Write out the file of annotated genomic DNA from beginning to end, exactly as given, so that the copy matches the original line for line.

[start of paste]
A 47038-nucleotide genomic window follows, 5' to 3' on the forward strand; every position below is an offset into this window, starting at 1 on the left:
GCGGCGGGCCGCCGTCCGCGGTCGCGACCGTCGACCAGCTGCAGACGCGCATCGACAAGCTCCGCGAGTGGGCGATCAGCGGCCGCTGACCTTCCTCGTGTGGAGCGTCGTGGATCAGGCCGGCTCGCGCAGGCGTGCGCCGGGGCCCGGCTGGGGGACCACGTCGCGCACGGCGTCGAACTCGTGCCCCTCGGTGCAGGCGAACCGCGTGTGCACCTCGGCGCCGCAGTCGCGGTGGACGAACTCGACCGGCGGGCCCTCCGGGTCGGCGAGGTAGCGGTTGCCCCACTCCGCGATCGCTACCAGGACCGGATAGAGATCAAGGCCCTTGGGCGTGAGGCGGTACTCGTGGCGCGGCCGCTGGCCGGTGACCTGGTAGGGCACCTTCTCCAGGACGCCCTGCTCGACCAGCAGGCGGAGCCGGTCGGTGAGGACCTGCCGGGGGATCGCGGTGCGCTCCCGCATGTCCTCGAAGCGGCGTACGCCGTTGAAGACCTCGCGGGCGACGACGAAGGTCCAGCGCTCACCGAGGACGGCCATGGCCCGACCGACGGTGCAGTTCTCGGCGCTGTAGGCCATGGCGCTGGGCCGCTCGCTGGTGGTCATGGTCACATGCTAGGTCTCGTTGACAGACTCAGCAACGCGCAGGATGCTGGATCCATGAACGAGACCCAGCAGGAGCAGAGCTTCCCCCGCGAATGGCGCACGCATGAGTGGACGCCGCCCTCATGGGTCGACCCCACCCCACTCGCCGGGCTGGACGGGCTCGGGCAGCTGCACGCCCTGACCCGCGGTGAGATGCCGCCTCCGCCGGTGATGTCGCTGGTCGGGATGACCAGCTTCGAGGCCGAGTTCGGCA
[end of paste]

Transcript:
A 47038-nucleotide genomic window follows, 5' to 3' on the forward strand; every position below is an offset into this window, starting at 1 on the left:
GCGGCGGGCCGCCGTCCGCGGTCGCGACCGTCGACCAGCTGCAGACGCGCATCGACAAGCTCCGCGAGTGGGCGATCAGCGGCCGCTGACCTTCCTCGTGTGGAGCGTCGTGGATCAGGCCGGCTCGCGCAGGCGTGCGCCGGGGCCCGGCTGGGGGACCACGTCGCGCACGGCGTCGAACTCGTGCCCCTCGGTGCAGGCGAACCGCGTGTGCACCTCGGCGCCGCAGTCGCGGTGGACGAACTCGACCGGCGGGCCCTCCGGGTCGGCGAGGTAGCGGTTGCCCCACTCCGCGATCGCTACCAGGACCGGATAGAGATCAAGGCCCTTGGGCGTGAGGCGGTACTCGTGGCGCGGCCGCTGGCCGGTGACCTGGTAGGGCACCTTCTCCAGGACGCCCTGCTCGACCAGCAGGCGGAGCCGGTCGGTGAGGACCTGCCGGGGGATCGCGGTGCGCTCCCGCATGTCCTCGAAGCGGCGTACGCCGTTGAAGACCTCGCGGGCGACGACGAAGGTCCAGCGCTCACCGAGGACGGCCATGGCCCGACCGACGGTGCAGTTCTCGGCGCTGTAGGCCATGGCGCTGGGCCGCTCGCTGGTGGTCATGGTCACATGCTAGGTCTCGTTGACAGACTCAGCAACGCGCAGGATGCTGGATCCATGAACGAGACCCAGCAGGAGCAGAGCTTCCCCCGCGAATGGCGCACGCATGAGTGGACGCCGCCCTCATGGGTCGACCCCACCCCACTCGCCGGGCTGGACGGGCTCGGGCAGCTGCACGCCCTGACCCGCGGTGAGATGCCGCCTCCGCCGGTGATGTCGCTGGTCGGGATGACCAGCTTCGAGGCCGAGTTCGGCA